If we can get the comms link pricing down by getting BT Openreach to lose it's stranglehold on the local loop and allowing more competition in the last mile (when I enquire about costs and lead times outside London, The BT leg is the single most costly part of any link), we may have a better chance of getting things away from being so London-centric. Problem is that Ofcom just seem to be making things much worse, and it's becoming so expensive to put in Fibre even the cable companies don't seem to be extending their reach and have no plans to expand. So it's a little bit of a stalemate.
Many of the providers now charge per kW pull instead of charging per rack, and they're even getting to the point of doing the 'sorry - you cannot put that in as we don't have enough capacity for power yet' so the hypothesis of the original story is coming true.
@AC Telecity - It's interesting to hear we're not the only ones who have had bad experiences of Telecity's building and it's greenhouse-like properties. We also were lucky enough to experience their capacitor explosion which managed to hose an entire data centre's UPS facility taking down power for a couple of hours not once, but twice in a year.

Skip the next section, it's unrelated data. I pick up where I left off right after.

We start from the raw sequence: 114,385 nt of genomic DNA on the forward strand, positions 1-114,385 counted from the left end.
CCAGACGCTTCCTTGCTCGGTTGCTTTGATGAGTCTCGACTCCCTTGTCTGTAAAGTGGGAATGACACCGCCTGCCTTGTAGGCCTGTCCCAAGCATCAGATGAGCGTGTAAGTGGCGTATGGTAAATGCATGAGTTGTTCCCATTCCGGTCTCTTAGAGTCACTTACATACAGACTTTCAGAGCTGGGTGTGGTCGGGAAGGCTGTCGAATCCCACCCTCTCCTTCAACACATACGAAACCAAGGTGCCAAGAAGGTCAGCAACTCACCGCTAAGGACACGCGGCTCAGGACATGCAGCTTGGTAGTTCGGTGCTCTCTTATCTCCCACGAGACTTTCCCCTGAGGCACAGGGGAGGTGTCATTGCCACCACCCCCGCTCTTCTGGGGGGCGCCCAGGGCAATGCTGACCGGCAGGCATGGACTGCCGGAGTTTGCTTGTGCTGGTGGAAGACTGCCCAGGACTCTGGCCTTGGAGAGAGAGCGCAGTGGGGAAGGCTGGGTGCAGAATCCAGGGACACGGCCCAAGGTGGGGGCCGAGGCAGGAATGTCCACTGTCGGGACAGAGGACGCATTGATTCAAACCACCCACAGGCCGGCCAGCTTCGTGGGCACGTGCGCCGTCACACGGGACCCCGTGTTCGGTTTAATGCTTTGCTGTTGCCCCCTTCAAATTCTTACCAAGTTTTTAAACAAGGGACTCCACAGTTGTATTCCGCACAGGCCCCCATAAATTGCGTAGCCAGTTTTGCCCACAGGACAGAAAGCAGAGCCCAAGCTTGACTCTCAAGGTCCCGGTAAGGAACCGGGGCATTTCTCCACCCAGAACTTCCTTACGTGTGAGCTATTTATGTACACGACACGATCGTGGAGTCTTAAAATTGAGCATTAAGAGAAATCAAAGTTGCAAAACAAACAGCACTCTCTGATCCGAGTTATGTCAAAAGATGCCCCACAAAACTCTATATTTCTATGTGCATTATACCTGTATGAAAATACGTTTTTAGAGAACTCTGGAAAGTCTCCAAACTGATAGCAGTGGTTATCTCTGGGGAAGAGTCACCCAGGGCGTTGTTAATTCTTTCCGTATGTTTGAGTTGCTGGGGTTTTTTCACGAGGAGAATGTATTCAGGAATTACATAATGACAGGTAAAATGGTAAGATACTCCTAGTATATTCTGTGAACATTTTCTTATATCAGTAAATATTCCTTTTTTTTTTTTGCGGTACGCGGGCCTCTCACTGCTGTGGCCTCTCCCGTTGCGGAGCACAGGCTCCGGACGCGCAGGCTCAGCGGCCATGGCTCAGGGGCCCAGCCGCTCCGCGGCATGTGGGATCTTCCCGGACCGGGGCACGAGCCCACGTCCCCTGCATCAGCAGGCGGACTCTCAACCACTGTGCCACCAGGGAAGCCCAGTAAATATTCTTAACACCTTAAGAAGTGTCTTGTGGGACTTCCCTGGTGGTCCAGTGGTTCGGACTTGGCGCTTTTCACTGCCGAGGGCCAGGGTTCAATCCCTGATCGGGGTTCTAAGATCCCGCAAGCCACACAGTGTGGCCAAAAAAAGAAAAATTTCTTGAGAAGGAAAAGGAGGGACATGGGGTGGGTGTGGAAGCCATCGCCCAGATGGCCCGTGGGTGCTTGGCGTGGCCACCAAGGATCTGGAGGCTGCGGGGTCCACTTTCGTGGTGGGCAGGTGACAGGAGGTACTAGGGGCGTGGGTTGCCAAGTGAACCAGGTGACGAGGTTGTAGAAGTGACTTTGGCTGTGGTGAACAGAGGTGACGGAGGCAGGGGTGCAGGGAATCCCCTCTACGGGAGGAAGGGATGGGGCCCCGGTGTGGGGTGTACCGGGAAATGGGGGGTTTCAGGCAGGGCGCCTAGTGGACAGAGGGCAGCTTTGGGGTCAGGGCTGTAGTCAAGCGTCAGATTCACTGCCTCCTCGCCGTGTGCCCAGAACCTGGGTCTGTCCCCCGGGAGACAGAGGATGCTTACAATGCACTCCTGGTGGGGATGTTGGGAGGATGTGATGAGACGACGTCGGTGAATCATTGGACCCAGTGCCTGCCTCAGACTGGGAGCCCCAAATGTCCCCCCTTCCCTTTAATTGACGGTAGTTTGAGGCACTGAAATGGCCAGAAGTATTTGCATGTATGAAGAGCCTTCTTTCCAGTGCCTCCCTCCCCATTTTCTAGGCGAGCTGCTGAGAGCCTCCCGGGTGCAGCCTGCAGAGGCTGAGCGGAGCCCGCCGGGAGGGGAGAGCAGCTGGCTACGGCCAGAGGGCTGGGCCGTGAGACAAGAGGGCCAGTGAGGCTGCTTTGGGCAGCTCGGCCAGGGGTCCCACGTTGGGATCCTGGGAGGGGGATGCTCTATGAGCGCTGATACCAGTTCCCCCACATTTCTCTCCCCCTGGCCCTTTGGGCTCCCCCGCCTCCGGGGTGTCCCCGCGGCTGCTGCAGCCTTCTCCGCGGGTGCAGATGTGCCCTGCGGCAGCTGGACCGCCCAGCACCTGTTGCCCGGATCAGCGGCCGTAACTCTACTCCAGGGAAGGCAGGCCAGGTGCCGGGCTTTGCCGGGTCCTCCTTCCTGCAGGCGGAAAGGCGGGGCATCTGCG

Waste heat and cooling on the Isle of dogs.
Most of the dogs is surrounded by housing so waste heat could be used to heat them.
The dogs is also surrounded by water. Drop a heat exchanger into the water and that would lower the cost of cooling, the Thames and surrounding basins are pretty chilly most of the time. You would only need to run a big water pump rather than air conditioning units, maybe not a huge saving but a saving nonetheless.
Maybe Data centres should start using the environment around them to help lower costs.
- Product round-up Ten excellent FREE PC apps to brighten your Windows
- Hi-torque tank engines: EXTREME car hacking with The Register
- Review What's MISSING on Amazon Fire Phone... and why it WON'T set the world alight
- Product round-up Trousers down for six of the best affordable Androids
- Why did it take antivirus giants YEARS to drill into super-scary Regin? Symantec responds...